Director Abby Epstein On The Inspiring Future of Medical Cannabis

Medical

Despite the numerous possible benefits of cannabis in the medical world, there is still a large debate throughout the U.S. over whether or not the substance should be available to patients. In response, director Abby Epstein is looking to shine a light on the importance of medicinal marijuana. In her new film Weed the People, Epstein explores the life-saving qualities of cannabis and profiles a number of families facing life-or-death situations. In this interview snippet, Epstein discusses the legal future of the substance and the families profiled in her documentary.

Cannabis & Tech Today: Between the families that you had documented in Weed the People and some of the research that you’ve done, is there one story in particular that you found that’s particularly inspiring for the future of medical cannabis?

Abby Epstein: What’s interesting is we filmed a lot of stories that aren’t in the film. We filmed stories of adults with cancer. We filmed some epilepsy stories, some autism stories, as we were sort of trying to figure out how to focus the film. I mean, I think there is so many that are just pretty, pretty amazing, but I think one thing that I’ve seen over and over is that these patients, some of them are really having such unexplainable results. And there’s a woman that we followed who isn’t in the film, but she’s a mother that we followed with stage four cancer and she is doing so remarkably well, and she goes to some top oncologists at Sloan Kettering and they don’t know why she’s doing so well, but they’re pretty sure that it’s clinically because of what she’s doing with cannabis.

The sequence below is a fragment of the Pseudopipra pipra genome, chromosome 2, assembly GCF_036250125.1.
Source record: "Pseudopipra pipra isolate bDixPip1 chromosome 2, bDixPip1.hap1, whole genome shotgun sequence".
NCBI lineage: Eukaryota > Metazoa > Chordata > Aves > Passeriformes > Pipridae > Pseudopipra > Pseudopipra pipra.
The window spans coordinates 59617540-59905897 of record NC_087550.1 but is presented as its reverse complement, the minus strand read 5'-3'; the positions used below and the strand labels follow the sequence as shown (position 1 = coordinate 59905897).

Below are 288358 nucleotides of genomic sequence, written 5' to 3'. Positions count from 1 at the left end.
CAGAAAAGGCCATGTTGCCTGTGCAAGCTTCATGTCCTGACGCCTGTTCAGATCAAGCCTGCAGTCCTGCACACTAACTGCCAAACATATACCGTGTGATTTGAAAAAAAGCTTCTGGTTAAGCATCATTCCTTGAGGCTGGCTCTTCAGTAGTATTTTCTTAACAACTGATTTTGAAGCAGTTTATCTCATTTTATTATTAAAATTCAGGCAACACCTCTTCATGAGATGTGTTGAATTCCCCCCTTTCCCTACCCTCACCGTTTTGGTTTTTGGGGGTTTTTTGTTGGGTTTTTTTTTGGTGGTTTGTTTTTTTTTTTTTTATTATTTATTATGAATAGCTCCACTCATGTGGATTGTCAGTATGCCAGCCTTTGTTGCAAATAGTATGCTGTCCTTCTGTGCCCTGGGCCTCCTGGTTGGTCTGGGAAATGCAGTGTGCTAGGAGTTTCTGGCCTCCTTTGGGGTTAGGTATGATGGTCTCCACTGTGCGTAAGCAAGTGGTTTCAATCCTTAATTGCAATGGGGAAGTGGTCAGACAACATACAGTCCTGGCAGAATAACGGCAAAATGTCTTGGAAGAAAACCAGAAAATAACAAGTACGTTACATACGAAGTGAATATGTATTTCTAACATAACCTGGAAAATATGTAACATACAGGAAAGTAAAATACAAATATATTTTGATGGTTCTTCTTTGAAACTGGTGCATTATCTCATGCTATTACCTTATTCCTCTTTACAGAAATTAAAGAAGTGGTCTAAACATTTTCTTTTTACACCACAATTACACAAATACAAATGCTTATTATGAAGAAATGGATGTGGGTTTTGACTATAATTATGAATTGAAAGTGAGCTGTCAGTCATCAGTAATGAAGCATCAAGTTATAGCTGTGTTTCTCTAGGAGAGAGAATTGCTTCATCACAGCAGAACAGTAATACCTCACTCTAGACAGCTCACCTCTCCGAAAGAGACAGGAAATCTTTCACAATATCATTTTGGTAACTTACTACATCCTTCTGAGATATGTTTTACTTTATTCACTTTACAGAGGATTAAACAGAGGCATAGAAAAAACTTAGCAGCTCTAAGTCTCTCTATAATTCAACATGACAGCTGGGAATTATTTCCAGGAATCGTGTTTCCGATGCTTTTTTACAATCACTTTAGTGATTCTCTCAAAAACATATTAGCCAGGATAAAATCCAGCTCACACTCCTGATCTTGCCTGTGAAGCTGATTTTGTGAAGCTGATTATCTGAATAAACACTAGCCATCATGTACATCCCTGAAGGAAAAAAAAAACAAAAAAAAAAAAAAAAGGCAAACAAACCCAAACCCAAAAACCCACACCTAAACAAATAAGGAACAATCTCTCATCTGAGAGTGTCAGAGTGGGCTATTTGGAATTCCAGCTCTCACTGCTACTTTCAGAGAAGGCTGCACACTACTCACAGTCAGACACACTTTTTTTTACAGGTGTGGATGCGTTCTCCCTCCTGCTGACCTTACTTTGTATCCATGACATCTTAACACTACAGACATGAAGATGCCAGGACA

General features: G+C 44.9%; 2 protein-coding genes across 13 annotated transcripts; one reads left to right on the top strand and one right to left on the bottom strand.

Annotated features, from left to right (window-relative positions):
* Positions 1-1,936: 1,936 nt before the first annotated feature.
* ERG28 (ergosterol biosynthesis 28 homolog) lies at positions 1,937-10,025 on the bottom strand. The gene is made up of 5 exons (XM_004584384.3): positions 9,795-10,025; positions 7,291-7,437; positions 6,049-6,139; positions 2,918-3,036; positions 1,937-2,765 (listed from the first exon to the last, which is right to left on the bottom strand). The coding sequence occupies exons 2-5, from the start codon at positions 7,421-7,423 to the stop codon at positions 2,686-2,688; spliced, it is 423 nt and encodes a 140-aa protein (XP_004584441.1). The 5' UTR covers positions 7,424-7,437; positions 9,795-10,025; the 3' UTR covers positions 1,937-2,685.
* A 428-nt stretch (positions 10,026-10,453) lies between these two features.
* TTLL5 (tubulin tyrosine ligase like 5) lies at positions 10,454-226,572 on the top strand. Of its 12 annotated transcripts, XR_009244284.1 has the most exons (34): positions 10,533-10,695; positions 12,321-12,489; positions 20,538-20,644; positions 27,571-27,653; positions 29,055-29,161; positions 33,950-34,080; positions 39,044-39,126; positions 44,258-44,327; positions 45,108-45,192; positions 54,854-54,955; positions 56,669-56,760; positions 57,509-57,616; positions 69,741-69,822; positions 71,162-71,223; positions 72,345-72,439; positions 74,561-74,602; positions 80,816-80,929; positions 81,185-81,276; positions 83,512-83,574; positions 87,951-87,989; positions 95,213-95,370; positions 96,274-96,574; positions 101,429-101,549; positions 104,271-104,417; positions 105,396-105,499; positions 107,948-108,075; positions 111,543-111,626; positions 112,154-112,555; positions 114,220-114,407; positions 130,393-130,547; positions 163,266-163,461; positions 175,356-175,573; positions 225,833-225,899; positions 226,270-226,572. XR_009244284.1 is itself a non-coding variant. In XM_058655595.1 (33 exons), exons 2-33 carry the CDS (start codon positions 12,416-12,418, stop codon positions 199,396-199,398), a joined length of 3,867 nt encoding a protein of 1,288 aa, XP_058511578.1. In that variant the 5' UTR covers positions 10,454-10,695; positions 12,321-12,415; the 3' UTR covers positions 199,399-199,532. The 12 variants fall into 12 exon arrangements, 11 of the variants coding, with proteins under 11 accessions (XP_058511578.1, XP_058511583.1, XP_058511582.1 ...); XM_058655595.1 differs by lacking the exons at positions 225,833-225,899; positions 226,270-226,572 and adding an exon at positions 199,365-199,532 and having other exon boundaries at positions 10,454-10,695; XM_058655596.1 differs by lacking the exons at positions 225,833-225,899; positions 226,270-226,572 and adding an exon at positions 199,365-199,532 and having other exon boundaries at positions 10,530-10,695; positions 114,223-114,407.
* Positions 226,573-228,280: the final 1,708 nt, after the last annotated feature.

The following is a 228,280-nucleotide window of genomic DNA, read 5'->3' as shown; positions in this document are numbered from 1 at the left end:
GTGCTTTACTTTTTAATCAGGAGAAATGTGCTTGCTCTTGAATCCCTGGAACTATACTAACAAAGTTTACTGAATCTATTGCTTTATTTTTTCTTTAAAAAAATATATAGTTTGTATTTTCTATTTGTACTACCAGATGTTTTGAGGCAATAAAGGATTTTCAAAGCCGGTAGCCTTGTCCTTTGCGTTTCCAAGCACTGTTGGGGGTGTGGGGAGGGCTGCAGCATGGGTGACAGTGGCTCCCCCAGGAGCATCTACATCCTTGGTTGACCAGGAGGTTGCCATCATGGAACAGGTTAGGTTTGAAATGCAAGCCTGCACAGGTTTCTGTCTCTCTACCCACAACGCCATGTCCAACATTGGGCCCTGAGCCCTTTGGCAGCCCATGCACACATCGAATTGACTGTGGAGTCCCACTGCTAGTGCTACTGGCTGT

There’s so many more people that you see that are living with cancer for a long, long period of time. It’s kind of striking to me that you hear their stories, then you hear that their doctors are so amazed and impressed by their results, yet the hospital’s not really studying cannabis and the doctors aren’t recommending it to their other patients because they don’t know how, and they’re scared of the legality. It breaks my heart that it kind of remains a little bit of an underground secret. And when you see how effective it can be, like even with some of the stories in the film, it’s just criminal that this isn’t being revealed on a wider scale, that there isn’t more demand for these really robust clinical trials to get underway.

C&T Today: How did you get in touch with some of the families in the documentary?

AE: So, it happened really organically. It’s like not every story that you come across is somebody who’s comfortable being a part of a film like this. So that first little girl that [executive producer Ricki Lake] had been trying to help, they did not want to participate in the film. But then soon after, I think word kind of spread, like “Oh, Ricki and Abby are making this film,” and we already have kind of a reputation, especially with mothers because we made a film about childbirth ten years ago called The Business of Being Born. So one of the mothers who’s seen that film, her daughter, her little baby was about to undergo chemo and she’d heard that we were making this film and got in touch. So it was kind of like we would meet one family and then we met Mara Gordon from Aunt Zelda’s who was making the oils, and then we met Dr. Bonni Goldstein who was treating some of these kids. And so through them we would learn about other families.

 

To read the full interview with Abby Epstein, make sure to check out the winter issue of Cannabis & Tech Today. To see upcoming showtimes or host your own screening of Weed the People, go to www.weedthepeoplemovie.com/

Images courtesy of Weed The People / Mangurama.

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